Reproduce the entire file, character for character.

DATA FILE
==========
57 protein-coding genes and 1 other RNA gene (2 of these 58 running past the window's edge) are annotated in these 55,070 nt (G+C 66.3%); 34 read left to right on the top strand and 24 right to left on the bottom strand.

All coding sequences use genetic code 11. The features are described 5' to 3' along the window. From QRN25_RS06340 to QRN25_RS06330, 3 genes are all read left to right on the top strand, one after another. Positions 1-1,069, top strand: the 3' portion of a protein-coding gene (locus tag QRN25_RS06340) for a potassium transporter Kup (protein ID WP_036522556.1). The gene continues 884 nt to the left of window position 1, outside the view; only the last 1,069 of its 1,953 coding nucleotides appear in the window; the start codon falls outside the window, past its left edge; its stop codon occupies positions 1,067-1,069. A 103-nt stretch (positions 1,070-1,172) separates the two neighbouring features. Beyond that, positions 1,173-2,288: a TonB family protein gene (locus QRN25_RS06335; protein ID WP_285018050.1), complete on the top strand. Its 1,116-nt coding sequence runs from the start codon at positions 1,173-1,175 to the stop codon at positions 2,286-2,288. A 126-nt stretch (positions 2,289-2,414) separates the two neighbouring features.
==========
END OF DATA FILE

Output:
57 protein-coding genes and 1 other RNA gene (2 of these 58 running past the window's edge) are annotated in these 55,070 nt (G+C 66.3%); 34 read left to right on the top strand and 24 right to left on the bottom strand.

All coding sequences use genetic code 11. The features are described 5' to 3' along the window. From QRN25_RS06340 to QRN25_RS06330, 3 genes are all read left to right on the top strand, one after another. Positions 1-1,069, top strand: the 3' portion of a protein-coding gene (locus tag QRN25_RS06340) for a potassium transporter Kup (protein ID WP_036522556.1). The gene continues 884 nt to the left of window position 1, outside the view; only the last 1,069 of its 1,953 coding nucleotides appear in the window; the start codon falls outside the window, past its left edge; its stop codon occupies positions 1,067-1,069. A 103-nt stretch (positions 1,070-1,172) separates the two neighbouring features. Beyond that, positions 1,173-2,288: a TonB family protein gene (locus QRN25_RS06335; protein ID WP_285018050.1), complete on the top strand. Its 1,116-nt coding sequence runs from the start codon at positions 1,173-1,175 to the stop codon at positions 2,286-2,288. A 126-nt stretch (positions 2,289-2,414) separates the two neighbouring features.